The town of Ohtsuchi was changed completely by the tsunami.
Even if some people were fortunate enough not to lose their homes, there are no shops left standing for them to buy groceries at. Familiar sights are gone forever. It’s fair to say that no resident of Ohtsuchi has been left untouched by such changes in their living environment.
I hear of people who fled their houses because they were no longer safe to live in and went to evacuation centres, but who then returned to live on the 2nd floor which was untouched by the tsunami because they couldn’t adapt to life in the centre. I also hear of people who were not directly affected by the tsunami suffering under the burden of offering living space in their homes and supplies to affected relatives, or trying to support relatives who moved into the temporary housing.
As the medical team and exercise team carry out their work, they catch glimpses of locals struggling to adapt to these kinds of changes in their lives.
This report was written by a nurse who has been involved with the work in Ohtsuchi from when evacuation shelters were open to the present.
The town of Ohtsuchi and its surroundings in Iwate Prefecture are now in the depths of winter. Days when the plumbing and even the water in the toilets of temporary housing freeze because of the numbing cold are not rare.
Houses built to withstand such weather may not have such problems, but the contractors who built the temporary housing here are being criticised for not building them to the correct specification. And it’s not just the temporary housing. Some victims of the tsunami are managing to scrape by through living in their former homes, which are now only just inhabitable. Such individuals are referred to as ‘home-based refugees’. Many of them are wrestling with keeping out the bitter cold due to inadequate insulation.
Our medical team is just one part of the emotional and psychological care team, which is offering a special course on “Sleeping Tips” in collaboration with the Ohtsuchi Social Welfare Council. Victims’ emotional states cannot be separated from the problem of insomnia that many of them are facing, so we teach them about this and provide them with the know-how to deal with it. However, both emotional and physical causes of concern are now beginning to surface among home-based refugees.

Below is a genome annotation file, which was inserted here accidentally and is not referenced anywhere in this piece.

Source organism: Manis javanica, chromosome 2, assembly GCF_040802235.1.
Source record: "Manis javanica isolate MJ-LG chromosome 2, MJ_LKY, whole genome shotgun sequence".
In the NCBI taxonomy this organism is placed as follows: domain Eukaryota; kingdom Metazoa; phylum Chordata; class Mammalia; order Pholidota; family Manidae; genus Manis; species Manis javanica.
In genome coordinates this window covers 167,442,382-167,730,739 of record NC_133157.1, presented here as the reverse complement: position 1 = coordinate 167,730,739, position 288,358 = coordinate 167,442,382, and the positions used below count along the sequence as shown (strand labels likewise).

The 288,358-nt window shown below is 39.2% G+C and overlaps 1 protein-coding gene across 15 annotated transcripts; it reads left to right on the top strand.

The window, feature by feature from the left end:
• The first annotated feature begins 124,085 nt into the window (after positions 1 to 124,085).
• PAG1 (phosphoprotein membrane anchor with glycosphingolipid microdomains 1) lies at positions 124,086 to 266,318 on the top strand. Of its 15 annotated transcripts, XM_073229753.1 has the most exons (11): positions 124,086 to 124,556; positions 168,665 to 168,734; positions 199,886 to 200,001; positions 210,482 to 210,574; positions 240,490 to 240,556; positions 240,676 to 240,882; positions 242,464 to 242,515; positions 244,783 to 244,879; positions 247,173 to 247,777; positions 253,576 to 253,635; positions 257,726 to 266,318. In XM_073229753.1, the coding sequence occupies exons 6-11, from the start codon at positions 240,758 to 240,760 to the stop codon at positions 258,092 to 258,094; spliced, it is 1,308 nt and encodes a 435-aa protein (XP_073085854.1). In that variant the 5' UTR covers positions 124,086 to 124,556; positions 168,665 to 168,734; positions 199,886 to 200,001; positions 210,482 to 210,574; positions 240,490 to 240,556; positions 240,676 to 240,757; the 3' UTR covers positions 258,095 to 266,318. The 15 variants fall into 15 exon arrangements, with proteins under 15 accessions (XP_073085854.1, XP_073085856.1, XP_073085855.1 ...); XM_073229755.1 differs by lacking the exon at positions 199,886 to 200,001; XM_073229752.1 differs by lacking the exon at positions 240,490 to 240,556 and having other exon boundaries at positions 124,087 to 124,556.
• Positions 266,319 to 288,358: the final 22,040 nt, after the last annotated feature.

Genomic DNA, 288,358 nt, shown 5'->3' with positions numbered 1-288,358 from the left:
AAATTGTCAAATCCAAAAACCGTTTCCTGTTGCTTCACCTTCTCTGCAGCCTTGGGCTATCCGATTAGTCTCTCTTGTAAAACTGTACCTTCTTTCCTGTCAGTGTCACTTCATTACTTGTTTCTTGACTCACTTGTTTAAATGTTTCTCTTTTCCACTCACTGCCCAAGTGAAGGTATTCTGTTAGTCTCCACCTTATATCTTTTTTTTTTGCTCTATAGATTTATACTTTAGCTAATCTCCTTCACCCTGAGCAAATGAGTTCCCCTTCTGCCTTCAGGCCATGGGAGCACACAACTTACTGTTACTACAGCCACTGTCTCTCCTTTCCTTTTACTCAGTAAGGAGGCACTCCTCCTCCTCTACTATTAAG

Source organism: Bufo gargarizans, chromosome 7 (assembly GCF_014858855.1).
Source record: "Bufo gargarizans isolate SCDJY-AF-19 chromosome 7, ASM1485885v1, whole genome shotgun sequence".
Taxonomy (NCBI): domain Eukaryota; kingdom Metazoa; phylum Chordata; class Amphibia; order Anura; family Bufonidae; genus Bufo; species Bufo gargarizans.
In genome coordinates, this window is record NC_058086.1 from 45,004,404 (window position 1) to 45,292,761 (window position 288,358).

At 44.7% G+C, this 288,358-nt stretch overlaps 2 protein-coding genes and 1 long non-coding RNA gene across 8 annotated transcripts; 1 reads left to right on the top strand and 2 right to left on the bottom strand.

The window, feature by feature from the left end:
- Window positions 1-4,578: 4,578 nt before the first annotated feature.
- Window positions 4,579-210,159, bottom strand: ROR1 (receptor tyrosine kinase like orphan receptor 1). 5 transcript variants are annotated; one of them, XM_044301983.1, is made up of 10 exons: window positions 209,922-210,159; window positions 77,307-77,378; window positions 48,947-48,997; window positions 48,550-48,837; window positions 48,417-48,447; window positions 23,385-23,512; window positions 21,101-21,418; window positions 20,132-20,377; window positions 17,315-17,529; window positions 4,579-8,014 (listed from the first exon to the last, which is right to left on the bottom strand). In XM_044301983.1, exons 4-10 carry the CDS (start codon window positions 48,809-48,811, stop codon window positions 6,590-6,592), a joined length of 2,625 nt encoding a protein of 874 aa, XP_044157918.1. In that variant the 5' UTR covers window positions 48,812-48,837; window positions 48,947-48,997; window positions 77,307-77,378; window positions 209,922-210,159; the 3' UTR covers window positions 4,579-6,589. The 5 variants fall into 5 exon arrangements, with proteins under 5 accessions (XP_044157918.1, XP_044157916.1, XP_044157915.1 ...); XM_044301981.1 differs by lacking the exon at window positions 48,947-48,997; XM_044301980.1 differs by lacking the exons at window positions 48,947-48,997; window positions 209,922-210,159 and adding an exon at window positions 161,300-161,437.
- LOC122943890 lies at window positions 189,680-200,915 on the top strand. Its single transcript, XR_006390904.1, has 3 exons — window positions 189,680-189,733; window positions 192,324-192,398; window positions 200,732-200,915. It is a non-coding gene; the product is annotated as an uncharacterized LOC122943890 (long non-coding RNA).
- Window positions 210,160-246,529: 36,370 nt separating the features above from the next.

Although it’s still far from adequate, support is now becoming available both publically and privately. Compared to the temporary housing neighbourhoods where community support workers were introduced from February to manage the meeting halls, the government still hasn’t grasped the support needs of home-based refugees. So it’s not the case that support will be provided if only they wait, rather it seems that there are cases where they want to ask for support but hold back, because of the perceived greater needs of those who are in temporary housing.
A few days ago, a doctor who was visiting the disaster area for the first time and learning about our activities there said the following – “It’s no good waiting until the day when you will be able to provide medical assistance in a hospital, is it? You just have to find a way forward by yourself.” I knew exactly what he meant, and resolved to stay involved with relief activities from here on, too.
Fumie Sekimoto, nurse